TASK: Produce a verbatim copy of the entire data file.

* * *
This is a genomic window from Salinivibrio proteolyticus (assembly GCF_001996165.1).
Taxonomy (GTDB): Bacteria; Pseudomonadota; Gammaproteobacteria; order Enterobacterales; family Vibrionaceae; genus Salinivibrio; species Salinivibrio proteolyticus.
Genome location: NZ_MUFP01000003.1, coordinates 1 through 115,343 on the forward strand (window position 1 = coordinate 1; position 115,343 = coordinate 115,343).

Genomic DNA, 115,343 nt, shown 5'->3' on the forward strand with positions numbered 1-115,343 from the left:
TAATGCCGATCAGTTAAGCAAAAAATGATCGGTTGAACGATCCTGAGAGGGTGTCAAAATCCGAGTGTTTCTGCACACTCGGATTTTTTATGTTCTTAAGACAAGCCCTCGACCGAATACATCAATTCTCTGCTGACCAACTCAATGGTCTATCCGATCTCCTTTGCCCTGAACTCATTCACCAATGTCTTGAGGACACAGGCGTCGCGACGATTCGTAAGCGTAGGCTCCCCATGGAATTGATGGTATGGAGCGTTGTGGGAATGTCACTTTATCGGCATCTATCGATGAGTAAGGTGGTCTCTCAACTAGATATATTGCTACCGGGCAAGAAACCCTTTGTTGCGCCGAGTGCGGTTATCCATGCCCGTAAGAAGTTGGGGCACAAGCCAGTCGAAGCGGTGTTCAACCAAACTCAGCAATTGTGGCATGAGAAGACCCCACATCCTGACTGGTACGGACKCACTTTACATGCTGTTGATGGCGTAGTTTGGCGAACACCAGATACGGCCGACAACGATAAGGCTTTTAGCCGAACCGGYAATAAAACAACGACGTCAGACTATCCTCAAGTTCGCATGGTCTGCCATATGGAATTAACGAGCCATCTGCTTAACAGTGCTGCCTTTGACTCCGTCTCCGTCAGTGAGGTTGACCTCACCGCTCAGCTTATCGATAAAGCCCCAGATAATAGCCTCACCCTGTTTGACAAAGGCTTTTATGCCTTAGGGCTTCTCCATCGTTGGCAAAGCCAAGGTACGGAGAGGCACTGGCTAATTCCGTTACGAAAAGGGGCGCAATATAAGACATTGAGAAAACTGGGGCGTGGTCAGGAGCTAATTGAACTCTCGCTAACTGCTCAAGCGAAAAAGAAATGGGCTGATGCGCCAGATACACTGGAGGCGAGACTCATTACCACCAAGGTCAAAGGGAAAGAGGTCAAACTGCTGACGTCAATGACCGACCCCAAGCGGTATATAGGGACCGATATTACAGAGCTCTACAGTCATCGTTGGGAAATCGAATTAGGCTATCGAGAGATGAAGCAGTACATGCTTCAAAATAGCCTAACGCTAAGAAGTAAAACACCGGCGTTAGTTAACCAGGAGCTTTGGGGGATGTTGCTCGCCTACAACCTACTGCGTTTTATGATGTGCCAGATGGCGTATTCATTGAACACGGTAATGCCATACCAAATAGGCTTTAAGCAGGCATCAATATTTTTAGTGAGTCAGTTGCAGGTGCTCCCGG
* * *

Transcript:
This is a genomic window from Salinivibrio proteolyticus (assembly GCF_001996165.1).
Taxonomy (GTDB): Bacteria; Pseudomonadota; Gammaproteobacteria; order Enterobacterales; family Vibrionaceae; genus Salinivibrio; species Salinivibrio proteolyticus.
Genome location: NZ_MUFP01000003.1, coordinates 1 through 115,343 on the forward strand (window position 1 = coordinate 1; position 115,343 = coordinate 115,343).

Genomic DNA, 115,343 nt, shown 5'->3' on the forward strand with positions numbered 1-115,343 from the left:
TAATGCCGATCAGTTAAGCAAAAAATGATCGGTTGAACGATCCTGAGAGGGTGTCAAAATCCGAGTGTTTCTGCACACTCGGATTTTTTATGTTCTTAAGACAAGCCCTCGACCGAATACATCAATTCTCTGCTGACCAACTCAATGGTCTATCCGATCTCCTTTGCCCTGAACTCATTCACCAATGTCTTGAGGACACAGGCGTCGCGACGATTCGTAAGCGTAGGCTCCCCATGGAATTGATGGTATGGAGCGTTGTGGGAATGTCACTTTATCGGCATCTATCGATGAGTAAGGTGGTCTCTCAACTAGATATATTGCTACCGGGCAAGAAACCCTTTGTTGCGCCGAGTGCGGTTATCCATGCCCGTAAGAAGTTGGGGCACAAGCCAGTCGAAGCGGTGTTCAACCAAACTCAGCAATTGTGGCATGAGAAGACCCCACATCCTGACTGGTACGGACKCACTTTACATGCTGTTGATGGCGTAGTTTGGCGAACACCAGATACGGCCGACAACGATAAGGCTTTTAGCCGAACCGGYAATAAAACAACGACGTCAGACTATCCTCAAGTTCGCATGGTCTGCCATATGGAATTAACGAGCCATCTGCTTAACAGTGCTGCCTTTGACTCCGTCTCCGTCAGTGAGGTTGACCTCACCGCTCAGCTTATCGATAAAGCCCCAGATAATAGCCTCACCCTGTTTGACAAAGGCTTTTATGCCTTAGGGCTTCTCCATCGTTGGCAAAGCCAAGGTACGGAGAGGCACTGGCTAATTCCGTTACGAAAAGGGGCGCAATATAAGACATTGAGAAAACTGGGGCGTGGTCAGGAGCTAATTGAACTCTCGCTAACTGCTCAAGCGAAAAAGAAATGGGCTGATGCGCCAGATACACTGGAGGCGAGACTCATTACCACCAAGGTCAAAGGGAAAGAGGTCAAACTGCTGACGTCAATGACCGACCCCAAGCGGTATATAGGGACCGATATTACAGAGCTCTACAGTCATCGTTGGGAAATCGAATTAGGCTATCGAGAGATGAAGCAGTACATGCTTCAAAATAGCCTAACGCTAAGAAGTAAAACACCGGCGTTAGTTAACCAGGAGCTTTGGGGGATGTTGCTCGCCTACAACCTACTGCGTTTTATGATGTGCCAGATGGCGTATTCATTGAACACGGTAATGCCATACCAAATAGGCTTTAAGCAGGCATCAATATTTTTAGTGAGTCAGTTGCAGGTGCTCCCGG